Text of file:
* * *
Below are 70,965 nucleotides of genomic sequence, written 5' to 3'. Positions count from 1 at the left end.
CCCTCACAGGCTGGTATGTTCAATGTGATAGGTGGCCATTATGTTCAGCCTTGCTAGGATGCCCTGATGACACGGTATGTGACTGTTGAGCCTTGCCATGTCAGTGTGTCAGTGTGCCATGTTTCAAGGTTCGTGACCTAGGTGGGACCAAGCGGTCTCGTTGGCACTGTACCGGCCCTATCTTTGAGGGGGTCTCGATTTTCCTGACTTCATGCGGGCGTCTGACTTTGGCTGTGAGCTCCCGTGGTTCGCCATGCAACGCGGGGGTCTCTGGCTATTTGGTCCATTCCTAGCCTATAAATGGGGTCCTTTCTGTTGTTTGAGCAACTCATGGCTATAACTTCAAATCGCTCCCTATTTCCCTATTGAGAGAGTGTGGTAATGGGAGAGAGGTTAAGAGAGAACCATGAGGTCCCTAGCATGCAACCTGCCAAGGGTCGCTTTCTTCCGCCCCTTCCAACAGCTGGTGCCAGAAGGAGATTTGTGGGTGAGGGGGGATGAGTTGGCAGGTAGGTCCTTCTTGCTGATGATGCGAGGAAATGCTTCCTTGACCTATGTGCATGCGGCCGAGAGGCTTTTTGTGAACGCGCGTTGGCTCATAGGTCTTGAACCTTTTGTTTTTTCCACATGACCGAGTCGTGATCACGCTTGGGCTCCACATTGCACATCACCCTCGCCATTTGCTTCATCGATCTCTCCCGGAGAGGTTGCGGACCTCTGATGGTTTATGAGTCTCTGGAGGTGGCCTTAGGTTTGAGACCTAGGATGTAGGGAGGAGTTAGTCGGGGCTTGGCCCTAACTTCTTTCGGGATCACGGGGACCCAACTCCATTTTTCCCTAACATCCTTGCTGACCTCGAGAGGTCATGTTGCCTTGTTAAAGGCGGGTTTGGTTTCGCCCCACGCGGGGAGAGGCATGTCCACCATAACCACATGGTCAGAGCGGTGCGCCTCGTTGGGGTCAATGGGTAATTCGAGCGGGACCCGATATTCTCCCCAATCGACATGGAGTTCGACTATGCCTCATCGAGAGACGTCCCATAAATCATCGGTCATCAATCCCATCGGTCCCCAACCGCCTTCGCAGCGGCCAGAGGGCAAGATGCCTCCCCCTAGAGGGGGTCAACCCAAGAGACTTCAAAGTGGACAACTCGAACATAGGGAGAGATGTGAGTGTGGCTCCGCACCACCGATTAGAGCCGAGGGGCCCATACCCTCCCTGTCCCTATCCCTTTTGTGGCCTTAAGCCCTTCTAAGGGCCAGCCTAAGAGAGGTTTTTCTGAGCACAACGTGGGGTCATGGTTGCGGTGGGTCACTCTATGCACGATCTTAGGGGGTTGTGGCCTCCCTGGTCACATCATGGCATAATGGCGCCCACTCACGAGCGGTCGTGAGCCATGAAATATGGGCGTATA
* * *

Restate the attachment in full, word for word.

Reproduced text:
Below are 70,965 nucleotides of genomic sequence, written 5' to 3'. Positions count from 1 at the left end.
CCCTCACAGGCTGGTATGTTCAATGTGATAGGTGGCCATTATGTTCAGCCTTGCTAGGATGCCCTGATGACACGGTATGTGACTGTTGAGCCTTGCCATGTCAGTGTGTCAGTGTGCCATGTTTCAAGGTTCGTGACCTAGGTGGGACCAAGCGGTCTCGTTGGCACTGTACCGGCCCTATCTTTGAGGGGGTCTCGATTTTCCTGACTTCATGCGGGCGTCTGACTTTGGCTGTGAGCTCCCGTGGTTCGCCATGCAACGCGGGGGTCTCTGGCTATTTGGTCCATTCCTAGCCTATAAATGGGGTCCTTTCTGTTGTTTGAGCAACTCATGGCTATAACTTCAAATCGCTCCCTATTTCCCTATTGAGAGAGTGTGGTAATGGGAGAGAGGTTAAGAGAGAACCATGAGGTCCCTAGCATGCAACCTGCCAAGGGTCGCTTTCTTCCGCCCCTTCCAACAGCTGGTGCCAGAAGGAGATTTGTGGGTGAGGGGGGATGAGTTGGCAGGTAGGTCCTTCTTGCTGATGATGCGAGGAAATGCTTCCTTGACCTATGTGCATGCGGCCGAGAGGCTTTTTGTGAACGCGCGTTGGCTCATAGGTCTTGAACCTTTTGTTTTTTCCACATGACCGAGTCGTGATCACGCTTGGGCTCCACATTGCACATCACCCTCGCCATTTGCTTCATCGATCTCTCCCGGAGAGGTTGCGGACCTCTGATGGTTTATGAGTCTCTGGAGGTGGCCTTAGGTTTGAGACCTAGGATGTAGGGAGGAGTTAGTCGGGGCTTGGCCCTAACTTCTTTCGGGATCACGGGGACCCAACTCCATTTTTCCCTAACATCCTTGCTGACCTCGAGAGGTCATGTTGCCTTGTTAAAGGCGGGTTTGGTTTCGCCCCACGCGGGGAGAGGCATGTCCACCATAACCACATGGTCAGAGCGGTGCGCCTCGTTGGGGTCAATGGGTAATTCGAGCGGGACCCGATATTCTCCCCAATCGACATGGAGTTCGACTATGCCTCATCGAGAGACGTCCCATAAATCATCGGTCATCAATCCCATCGGTCCCCAACCGCCTTCGCAGCGGCCAGAGGGCAAGATGCCTCCCCCTAGAGGGGGTCAACCCAAGAGACTTCAAAGTGGACAACTCGAACATAGGGAGAGATGTGAGTGTGGCTCCGCACCACCGATTAGAGCCGAGGGGCCCATACCCTCCCTGTCCCTATCCCTTTTGTGGCCTTAAGCCCTTCTAAGGGCCAGCCTAAGAGAGGTTTTTCTGAGCACAACGTGGGGTCATGGTTGCGGTGGGTCACTCTATGCACGATCTTAGGGGGTTGTGGCCTCCCTGGTCACATCATGGCATAATGGCGCCCACTCACGAGCGGTCGTGAGCCATGAAATATGGGCGTATA